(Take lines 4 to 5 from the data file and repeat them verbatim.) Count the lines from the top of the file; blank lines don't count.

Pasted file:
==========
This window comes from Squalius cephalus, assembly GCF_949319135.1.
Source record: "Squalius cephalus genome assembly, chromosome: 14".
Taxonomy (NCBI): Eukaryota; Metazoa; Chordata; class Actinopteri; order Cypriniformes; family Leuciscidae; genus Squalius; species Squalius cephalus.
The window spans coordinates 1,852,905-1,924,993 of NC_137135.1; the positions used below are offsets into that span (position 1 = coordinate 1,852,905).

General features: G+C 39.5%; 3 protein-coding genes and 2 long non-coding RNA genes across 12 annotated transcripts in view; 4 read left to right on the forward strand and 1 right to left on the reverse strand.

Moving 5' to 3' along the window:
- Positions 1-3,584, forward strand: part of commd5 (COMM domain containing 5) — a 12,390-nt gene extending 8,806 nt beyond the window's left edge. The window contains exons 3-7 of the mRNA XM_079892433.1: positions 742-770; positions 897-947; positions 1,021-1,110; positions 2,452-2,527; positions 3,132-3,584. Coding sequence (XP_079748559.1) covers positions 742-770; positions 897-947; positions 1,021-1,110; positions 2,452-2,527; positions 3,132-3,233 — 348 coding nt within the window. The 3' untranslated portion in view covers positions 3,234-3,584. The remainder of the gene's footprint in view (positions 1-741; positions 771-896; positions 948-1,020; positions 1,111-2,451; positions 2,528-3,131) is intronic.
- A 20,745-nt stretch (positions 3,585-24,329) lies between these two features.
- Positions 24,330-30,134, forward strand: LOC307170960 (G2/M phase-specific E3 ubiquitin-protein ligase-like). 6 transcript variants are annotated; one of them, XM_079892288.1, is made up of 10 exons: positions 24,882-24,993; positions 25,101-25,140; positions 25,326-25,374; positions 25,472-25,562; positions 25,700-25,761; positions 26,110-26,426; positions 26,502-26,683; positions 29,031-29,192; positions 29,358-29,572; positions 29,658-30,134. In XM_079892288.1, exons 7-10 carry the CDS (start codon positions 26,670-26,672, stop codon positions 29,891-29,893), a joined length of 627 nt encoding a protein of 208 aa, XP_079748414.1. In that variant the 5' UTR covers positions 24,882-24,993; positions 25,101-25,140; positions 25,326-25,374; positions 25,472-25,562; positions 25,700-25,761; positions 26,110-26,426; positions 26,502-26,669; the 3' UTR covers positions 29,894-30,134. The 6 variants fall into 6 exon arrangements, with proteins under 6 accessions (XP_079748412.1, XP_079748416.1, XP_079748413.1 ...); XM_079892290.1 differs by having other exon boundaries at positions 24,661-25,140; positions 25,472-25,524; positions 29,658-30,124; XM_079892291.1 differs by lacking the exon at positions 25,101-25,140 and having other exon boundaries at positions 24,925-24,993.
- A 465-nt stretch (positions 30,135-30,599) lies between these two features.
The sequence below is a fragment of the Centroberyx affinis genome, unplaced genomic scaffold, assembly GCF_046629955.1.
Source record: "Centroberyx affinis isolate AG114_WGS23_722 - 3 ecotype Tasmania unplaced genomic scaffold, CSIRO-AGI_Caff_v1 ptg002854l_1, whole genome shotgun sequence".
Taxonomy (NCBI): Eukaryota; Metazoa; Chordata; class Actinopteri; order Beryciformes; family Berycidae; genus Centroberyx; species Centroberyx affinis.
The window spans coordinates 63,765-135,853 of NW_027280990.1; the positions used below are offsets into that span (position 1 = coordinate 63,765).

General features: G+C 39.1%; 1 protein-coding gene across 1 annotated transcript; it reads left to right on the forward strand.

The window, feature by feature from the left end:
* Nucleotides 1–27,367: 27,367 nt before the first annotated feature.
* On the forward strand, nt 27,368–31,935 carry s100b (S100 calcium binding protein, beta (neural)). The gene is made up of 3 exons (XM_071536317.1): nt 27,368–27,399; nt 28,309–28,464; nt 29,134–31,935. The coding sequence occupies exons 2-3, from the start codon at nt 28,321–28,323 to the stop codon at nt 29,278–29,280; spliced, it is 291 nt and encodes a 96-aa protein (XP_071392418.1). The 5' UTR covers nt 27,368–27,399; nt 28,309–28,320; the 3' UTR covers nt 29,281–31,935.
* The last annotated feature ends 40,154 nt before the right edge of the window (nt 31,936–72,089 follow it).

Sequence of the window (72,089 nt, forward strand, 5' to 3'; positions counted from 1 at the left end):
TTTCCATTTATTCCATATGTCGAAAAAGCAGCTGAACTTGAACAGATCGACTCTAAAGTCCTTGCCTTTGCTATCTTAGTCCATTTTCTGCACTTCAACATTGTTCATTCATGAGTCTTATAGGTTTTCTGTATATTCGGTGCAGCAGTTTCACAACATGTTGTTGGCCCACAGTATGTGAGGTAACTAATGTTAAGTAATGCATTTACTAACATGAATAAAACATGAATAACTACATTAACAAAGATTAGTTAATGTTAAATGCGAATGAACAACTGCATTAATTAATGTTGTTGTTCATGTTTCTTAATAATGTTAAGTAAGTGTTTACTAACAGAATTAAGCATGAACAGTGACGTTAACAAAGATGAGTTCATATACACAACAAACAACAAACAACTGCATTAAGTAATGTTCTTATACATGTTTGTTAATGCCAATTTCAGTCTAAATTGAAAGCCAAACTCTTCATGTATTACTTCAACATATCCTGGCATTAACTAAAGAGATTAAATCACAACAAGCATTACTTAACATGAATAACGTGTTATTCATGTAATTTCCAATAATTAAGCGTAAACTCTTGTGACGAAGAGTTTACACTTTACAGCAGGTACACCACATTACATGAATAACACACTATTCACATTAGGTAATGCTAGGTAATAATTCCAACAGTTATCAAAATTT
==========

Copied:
The window spans coordinates 1,852,905-1,924,993 of NC_137135.1; the positions used below are offsets into that span (position 1 = coordinate 1,852,905).

General features: G+C 39.5%; 3 protein-coding genes and 2 long non-coding RNA genes across 12 annotated transcripts in view; 4 read left to right on the forward strand and 1 right to left on the reverse strand.